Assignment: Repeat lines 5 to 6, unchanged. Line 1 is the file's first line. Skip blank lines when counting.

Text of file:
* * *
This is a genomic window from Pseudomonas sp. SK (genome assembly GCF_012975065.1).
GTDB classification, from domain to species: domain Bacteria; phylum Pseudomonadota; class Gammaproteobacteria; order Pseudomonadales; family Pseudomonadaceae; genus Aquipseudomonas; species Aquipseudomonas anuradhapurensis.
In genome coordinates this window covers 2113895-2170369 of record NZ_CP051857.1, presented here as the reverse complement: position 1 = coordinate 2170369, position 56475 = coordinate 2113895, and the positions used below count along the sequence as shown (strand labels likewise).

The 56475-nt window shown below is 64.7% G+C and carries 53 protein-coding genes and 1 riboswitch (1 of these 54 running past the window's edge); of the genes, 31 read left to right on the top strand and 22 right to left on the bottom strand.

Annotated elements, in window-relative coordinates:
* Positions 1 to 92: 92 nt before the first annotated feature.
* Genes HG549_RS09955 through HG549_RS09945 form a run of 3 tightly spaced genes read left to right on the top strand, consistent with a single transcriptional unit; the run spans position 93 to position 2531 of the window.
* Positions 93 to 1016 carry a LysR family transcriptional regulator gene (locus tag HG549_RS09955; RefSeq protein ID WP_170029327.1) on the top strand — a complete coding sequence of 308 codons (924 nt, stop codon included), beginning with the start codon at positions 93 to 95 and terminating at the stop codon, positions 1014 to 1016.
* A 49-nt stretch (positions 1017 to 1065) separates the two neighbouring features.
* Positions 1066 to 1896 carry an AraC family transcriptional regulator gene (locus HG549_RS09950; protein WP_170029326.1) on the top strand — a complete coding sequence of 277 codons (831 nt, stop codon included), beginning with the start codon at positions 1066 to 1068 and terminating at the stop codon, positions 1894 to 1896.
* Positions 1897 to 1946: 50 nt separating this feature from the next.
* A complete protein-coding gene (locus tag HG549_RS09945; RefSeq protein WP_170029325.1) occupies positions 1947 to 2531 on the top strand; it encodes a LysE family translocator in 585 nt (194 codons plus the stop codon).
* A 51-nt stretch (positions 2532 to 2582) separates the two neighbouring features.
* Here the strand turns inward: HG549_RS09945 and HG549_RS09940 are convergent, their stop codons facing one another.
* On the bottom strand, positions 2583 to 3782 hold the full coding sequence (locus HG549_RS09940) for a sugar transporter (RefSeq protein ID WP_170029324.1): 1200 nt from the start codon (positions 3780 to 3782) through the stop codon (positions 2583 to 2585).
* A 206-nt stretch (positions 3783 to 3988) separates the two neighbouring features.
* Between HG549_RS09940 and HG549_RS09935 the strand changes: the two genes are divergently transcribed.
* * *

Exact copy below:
Annotated elements, in window-relative coordinates:
* Positions 1 to 92: 92 nt before the first annotated feature.